The Administrative Court cancelled the disciplinary sanctions imposed on 17 employees at the post office of Ashmoun in Menoufiya governorate on Saturday. The strike lasted five days from 23-27 February 2014.
The court asserted that the peaceful strike was a right and not a punishable offence, according to Article 15 of the Egyptian constitution. The article orders the legislature to organise this right, but the legislature did not regulate the right of strike in terms of the Civil Service Law and, in this case, the investigation suggests that the employees used their right to call for their legitimate rights, such as salaries, incentives, and allowances.
In its decision, the court called on the legislature to regulate the right of strike in the Civil Service Law as the labour law regulates this right.
Labour activist Wael Tawfik said that this ruling could be used in several cases, and the Civil Service Law ignored regulating the right of the labour strike in addition to several legislations, which ban workers in the public sector from striking. Tawfik added that this is not the first ruling from the Administrative Court regarding the right of striking.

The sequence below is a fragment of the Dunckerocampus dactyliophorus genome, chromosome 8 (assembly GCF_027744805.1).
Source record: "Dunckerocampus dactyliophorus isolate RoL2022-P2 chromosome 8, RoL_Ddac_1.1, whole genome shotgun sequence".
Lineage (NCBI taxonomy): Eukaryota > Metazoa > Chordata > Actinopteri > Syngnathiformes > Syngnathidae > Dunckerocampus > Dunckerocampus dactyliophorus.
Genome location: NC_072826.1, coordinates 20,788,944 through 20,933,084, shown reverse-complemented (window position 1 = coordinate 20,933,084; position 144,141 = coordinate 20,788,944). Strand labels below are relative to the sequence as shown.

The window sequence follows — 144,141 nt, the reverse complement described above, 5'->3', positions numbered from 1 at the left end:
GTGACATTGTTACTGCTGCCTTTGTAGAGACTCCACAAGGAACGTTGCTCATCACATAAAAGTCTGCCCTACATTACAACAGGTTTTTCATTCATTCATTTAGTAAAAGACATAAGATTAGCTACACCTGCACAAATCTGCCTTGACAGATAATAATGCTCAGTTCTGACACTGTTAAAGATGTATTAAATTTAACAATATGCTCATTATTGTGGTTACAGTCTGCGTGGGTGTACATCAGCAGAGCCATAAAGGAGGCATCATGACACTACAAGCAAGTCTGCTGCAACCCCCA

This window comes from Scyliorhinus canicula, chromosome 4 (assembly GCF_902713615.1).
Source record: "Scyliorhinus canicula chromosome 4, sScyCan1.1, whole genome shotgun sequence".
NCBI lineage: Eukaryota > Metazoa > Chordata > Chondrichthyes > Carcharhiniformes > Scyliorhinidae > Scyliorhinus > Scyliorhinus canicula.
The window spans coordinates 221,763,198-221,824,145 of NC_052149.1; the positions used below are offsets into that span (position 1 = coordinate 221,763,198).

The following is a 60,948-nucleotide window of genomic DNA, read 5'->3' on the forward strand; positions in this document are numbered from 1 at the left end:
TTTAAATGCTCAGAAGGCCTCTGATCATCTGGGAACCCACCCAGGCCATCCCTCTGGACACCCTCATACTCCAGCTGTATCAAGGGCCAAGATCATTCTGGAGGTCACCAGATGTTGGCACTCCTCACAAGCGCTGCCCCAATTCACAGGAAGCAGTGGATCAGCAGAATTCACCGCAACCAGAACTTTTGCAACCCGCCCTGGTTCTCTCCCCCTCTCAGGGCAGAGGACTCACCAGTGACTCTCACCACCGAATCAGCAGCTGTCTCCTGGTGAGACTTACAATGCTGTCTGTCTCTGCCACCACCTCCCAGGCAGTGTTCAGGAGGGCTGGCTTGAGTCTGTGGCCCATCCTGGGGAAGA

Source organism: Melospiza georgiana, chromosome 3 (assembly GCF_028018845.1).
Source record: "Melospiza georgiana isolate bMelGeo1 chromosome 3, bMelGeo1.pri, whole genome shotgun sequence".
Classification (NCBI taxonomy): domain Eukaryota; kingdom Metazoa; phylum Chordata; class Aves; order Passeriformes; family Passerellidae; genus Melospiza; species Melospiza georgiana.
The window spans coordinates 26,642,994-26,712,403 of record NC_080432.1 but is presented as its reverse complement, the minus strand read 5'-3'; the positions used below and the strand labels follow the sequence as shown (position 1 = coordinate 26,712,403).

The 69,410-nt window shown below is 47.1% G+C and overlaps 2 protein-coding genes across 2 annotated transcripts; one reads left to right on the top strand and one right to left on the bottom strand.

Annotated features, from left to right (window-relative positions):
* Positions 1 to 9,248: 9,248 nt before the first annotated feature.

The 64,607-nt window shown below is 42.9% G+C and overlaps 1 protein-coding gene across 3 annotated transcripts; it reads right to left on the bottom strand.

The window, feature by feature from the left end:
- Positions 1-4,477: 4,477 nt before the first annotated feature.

He also called upon workers to go to the High Constitutional Court to consider the Civil Service Law unconstitutional because it does not have the right to regulate striking.
Human rights organisations say that the status of workers conditions are “deteriorating,” especially after a series of price hikes seen in the country due to the recent decisions made by the government in order to implement the terms of the International Monetary Fund (IMF) loan. Prices of most products, including essential goods, have increased in a very short period, which has heavily impacted low-income citizens.
Over the recent years, labour groups working in governmental institutions have not stopped arranging rallies to call for their rights.